Explore Fiber is a collaborative website showcasing and exploring fiber as a fine art material.
Continuing this short series of fiber artists that use their art as tools of advocacy for the many issues we are facing in today’s world, I had the pleasure of interviewing Carolyn Skei who I came to know through the Dallas Area Fiber Artists. Here is our conversation….
What processes or techniques are you using for your fiber art?
I have worked with fusibles since my daughter, now 50, was a toddler. Most of my art quilts are fused and would probably qualify as fiber collages. Fusible web provides the “glue” for the collage. I don’t always sidestep the more traditional forms of quilting like piecing and applique, but I gravitate naturally to the freedoms afforded by working with raw-edge fabric, an iron, and lightweight fusible web.
Most pieces of mine that have been juried into recent major shows could be described as figurative textile or fiber art collages. Some pieces are improvisational and non-representational, but many of the quilts that have gathered nice honors are based on colorful iPad abstractions of figurative photographs.
Why do you think the fiber arts are a good medium for advocacy projects?
I should explain that I grew up in the years when “children should be seen and not heard” and my adored father was a relatively quiet person, so I don’t itch to grab the nearest microphone or make a video about what moves or outrages me. That said, I think all truly creative individuals prefer to examine their subjects carefully — to explore the intricacies of issues. Creating a piece of tactile art around a tricky subject allows us to do that.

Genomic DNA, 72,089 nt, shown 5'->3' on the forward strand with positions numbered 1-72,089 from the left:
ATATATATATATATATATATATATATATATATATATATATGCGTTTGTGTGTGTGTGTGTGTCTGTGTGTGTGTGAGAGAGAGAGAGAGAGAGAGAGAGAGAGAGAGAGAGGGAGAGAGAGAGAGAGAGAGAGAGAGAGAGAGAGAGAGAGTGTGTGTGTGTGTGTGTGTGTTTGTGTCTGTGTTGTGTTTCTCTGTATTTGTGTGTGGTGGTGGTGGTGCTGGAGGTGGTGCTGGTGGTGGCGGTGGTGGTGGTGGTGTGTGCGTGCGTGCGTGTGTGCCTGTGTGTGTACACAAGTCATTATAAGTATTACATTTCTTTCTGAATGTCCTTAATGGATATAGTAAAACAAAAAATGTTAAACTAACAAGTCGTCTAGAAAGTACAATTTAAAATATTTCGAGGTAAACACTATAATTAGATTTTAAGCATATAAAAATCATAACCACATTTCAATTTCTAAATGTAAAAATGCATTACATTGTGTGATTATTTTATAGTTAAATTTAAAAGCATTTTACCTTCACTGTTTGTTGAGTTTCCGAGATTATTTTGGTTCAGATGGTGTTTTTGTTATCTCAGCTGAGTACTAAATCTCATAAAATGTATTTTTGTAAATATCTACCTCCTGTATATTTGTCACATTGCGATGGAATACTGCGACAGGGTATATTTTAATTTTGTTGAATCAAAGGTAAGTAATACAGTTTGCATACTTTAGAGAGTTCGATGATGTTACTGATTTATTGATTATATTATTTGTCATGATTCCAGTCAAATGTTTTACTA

When the massacre of concertgoers took place in Las Vegas, I was overwhelmed by the news. As a way of processing a happening that I had no control over, I grabbed a big piece of hardware-store canvas and a handful of pens and started scribbling down things said by reporters and commentators. That canvas was soon covered with everything from the text of the Second Amendment to boldface words like “CARNAGE.” As the days wore on, I printed body maps on linen and embroidered them with red X’s to memorialize the dead. The finished piece — “Particularly American Horror” — was juried into the exhibition Guns: Loaded Conversations. The collection traveled under the auspices of Studio Art Quilt Associates (SAQA) to various museums across the country for two years. I was really moved to see a photo that showed gallery goers in Michigan studying my quilt — perhaps reliving the event and perhaps reevaluating what we know, or think we know, about weapons of war in the hands of gun enthusiasts.
Can you talk about two or three garments or quilts you have created that act as advocacy tools for various issues?
My most recent political statement (in textiles) is a small quilt called “Bibles and Pepper Balls.” I was watching live coverage the afternoon that peaceful protestors in Lafayette Park, adjacent to the White House grounds, came under fire as police and unidentified military dispersed them with rubber bullets and tear-inducing pepper balls. Minutes later, Donald Trump strode across the cleared area to historic St. John’s Church, to pose for media with his prop of the day, a Holy Bible. My gut churned, and I started pulling together the elements for a quilted commentary on this newest hypocritical act of our reality-show President.